Article: How corrupt is Britain and will the government do anything about it?

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How corrupt is Britain and will the government do anything about it?

Prem Sikka , 28 May 2021

The parliamentary debate was often framed by the minister and others around the narrative that Johnny Foreigner is corrupt and a threat to our values and global stability. The Minister said that 22 individuals from six countries have been sanctioned. No doubt, there are corrupt persons all around the world, but what about home grown corruption.

‘Serious corruption’ may be associated with bribery, misappropriation of property and much more. It is not defined in legislation, but its understanding is framed by seven policy priorities. One of these is that a practice is considered as ‘serious corruption’ if it ‘undermines a country’s democratic governance, the rule of law and human rights’. Continue reading “Article: How corrupt is Britain and will the government do anything about it?”

Article: Banks fail in bid to share cost of refunding scam victims

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Banks fail in bid to share cost of refunding scam victims

BBC News, 30 April 2021

Negotiations between banks to create a permanent, central pot of money to refund scam victims have collapsed.

Seven banks and building societies had signed up to an interim, shared arrangement, but will now pay for refunds individually. The pot was being used to fund repayments when neither the bank nor customer were to blame for fraudsters stealing money.

An ongoing code means victims should not lose out on refunds. Continue reading “Article: Banks fail in bid to share cost of refunding scam victims”

Article: NatWest to move HQ from Scotland in event of independence

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NatWest to move HQ from Scotland in event of independence

Iain Withers, 29 April 2021

Britain’s NatWest would move its headquarters out of Scotland in the event of a vote in favour of independence, its CEO Alison Rose said, only days before parliamentary elections there.

State-backed NatWest (NWG.L), which until last year was called Royal Bank of Scotland, has been based for 294 years in the Scottish capital Edinburgh. “In the event that there was independence for Scotland our balance sheet would be too big for an independent Scottish economy. And so we would move our registered headquarters, in the event of independence, to London,” Rose told reporters. Continue reading “Article: NatWest to move HQ from Scotland in event of independence”

Article: LIBOR, FX and Key Benchmark Rigging Claims against RBS, Barclays, HSBC & Lloyds set to Strengthen for Customers Mis-sold Derivatives

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LIBOR, FX and Key Benchmark Rigging Claims against RBS, Barclays, HSBC & Lloyds set to Strengthen for Customers Mis-sold Derivatives

Jaron Dosanjh, 09 March 2018

The door has been opened by the Court of Appeal in PAG v RBS [2018] for misrepresentation claims to be brought by a counter-party to a derivative which is linked to LIBOR, FX or key benchmark where the Swap is with a bank which has been found to have engaged in the manipulation of a benchmark.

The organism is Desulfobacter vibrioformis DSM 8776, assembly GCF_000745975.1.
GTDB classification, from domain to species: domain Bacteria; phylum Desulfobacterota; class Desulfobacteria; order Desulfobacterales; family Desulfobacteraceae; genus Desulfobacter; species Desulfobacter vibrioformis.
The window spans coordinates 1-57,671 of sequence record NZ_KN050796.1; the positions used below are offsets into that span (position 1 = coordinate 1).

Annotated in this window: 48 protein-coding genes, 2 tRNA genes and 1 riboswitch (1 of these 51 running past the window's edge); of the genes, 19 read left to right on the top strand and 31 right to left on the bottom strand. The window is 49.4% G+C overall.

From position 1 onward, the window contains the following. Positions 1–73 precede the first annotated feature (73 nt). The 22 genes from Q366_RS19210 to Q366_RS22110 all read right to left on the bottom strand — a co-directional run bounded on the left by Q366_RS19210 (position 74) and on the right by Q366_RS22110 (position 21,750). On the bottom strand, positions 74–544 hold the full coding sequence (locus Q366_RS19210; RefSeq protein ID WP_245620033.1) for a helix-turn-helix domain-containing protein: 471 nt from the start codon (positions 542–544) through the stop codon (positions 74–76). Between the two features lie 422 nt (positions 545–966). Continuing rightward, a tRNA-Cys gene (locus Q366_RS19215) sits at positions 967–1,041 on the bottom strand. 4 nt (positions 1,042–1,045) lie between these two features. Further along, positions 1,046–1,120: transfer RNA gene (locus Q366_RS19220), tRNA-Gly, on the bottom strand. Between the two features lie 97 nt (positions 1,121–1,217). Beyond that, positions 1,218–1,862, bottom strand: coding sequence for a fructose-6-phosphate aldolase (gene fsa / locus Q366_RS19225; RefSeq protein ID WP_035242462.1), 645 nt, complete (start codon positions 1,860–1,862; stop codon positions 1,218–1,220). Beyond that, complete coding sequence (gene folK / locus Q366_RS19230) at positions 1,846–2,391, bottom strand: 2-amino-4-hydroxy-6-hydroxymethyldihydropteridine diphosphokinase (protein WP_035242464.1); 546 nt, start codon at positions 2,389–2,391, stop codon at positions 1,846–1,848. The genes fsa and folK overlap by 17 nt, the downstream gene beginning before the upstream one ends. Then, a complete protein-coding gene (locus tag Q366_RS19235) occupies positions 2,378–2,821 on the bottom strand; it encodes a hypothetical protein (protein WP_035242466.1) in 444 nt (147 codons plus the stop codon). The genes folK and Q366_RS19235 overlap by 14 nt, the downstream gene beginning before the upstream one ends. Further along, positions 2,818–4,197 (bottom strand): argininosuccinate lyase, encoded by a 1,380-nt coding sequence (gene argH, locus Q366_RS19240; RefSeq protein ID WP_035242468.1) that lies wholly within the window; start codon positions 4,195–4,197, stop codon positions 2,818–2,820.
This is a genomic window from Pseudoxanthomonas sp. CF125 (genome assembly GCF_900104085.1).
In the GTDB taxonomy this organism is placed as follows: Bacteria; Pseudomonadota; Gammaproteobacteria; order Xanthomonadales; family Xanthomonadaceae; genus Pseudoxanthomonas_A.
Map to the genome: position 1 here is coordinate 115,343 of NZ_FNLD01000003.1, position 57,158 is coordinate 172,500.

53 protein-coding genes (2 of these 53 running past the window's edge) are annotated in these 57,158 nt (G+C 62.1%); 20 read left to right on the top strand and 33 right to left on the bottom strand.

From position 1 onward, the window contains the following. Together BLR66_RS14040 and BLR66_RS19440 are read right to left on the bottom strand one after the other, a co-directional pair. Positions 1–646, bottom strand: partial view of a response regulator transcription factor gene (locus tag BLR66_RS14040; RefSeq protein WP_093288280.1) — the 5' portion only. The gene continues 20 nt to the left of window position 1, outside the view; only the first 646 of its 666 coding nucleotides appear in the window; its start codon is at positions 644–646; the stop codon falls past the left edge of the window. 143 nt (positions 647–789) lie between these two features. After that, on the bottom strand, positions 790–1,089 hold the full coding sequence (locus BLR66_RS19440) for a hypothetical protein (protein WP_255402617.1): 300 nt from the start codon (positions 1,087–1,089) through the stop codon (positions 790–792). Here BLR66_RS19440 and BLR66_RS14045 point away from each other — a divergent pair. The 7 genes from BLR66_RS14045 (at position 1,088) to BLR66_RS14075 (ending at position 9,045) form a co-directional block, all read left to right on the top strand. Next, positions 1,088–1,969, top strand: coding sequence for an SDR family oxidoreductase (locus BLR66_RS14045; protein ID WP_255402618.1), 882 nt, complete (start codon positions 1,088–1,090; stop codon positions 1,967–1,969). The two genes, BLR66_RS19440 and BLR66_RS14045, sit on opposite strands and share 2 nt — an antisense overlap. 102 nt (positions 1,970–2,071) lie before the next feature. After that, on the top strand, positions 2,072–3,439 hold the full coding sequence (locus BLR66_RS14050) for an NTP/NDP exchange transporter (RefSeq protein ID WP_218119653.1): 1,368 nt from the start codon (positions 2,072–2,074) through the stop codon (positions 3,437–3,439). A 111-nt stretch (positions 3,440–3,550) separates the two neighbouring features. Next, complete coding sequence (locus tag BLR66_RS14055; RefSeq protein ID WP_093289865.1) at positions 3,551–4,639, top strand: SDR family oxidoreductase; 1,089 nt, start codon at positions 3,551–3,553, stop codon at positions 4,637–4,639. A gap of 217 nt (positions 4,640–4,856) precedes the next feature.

This judgment is now the leading authority on claims concerning a customer’s ability to rescind contracts with a bank that has manipulated the London Interbank Offered Rate (LIBOR). Although this case focused on LIBOR-linked derivatives, the same principles will surely apply to other key benchmark rigging (including the manipulation of FX markets).

This decision will be of particular interest to customers that believe they have been mis-sold a Forex hedging products or a LIBOR-linked derivative. These customers of RBS, Barclays, HSBC and Lloyds Plc may potentially have grounds to rescind the derivative contract if the implied representations made by the banks are considered false due to regulatory findings of benchmark rigging. RBS, Barclays, HSBC and Lloyds Plc have all either undermined the integrity of LIBOR or have been fined for Forex failings.

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Article: HSBC scandal further erodes credibility of UK banking industry

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HSBC scandal further erodes credibility of UK banking industry

AFP, 22 July 2012

London: A scandal erupting at Europe’s biggest bank HSBC has added to concerns over the state of Britain’s financial sector amid the Barclays rate rigging affair and as the industry faces a major shake-up.

HSBC last week apologised and its head of compliance David Bagley resigned after US lawmakers accused the London-based bank of failing to apply anti-laundering rules, benefitting Iran, terrorists and drug dealers.

The HSBC affair follows hot on the heels of the Libor interest rate rigging scandal that has brought down top executives at Britain’s Barclays bank — most notably its chief executive Bob Diamond and chairman Marcus Agius.

Regulators are reportedly investigating HSBC, as well as Credit Agricole, Deutsche Bank and Societe Generale, over alleged manipulation of the Libor rate after Barclays was recently fined £290 million (Dh1.66 billion) over the affair.

Britain’s financial regulator, the Financial Services Authority (FSA), has said its Libor probe is looking at seven groups, which are not only British institutions.

Bank of England governor Mervyn King has meanwhile proposed that central bank governors and regulators discuss Libor reform at their upcoming meeting in Basel, Switzerland, on September 9.

Barclays has admitted attempting to manipulate the Libor and Euribor rates between 2005 and 2009.

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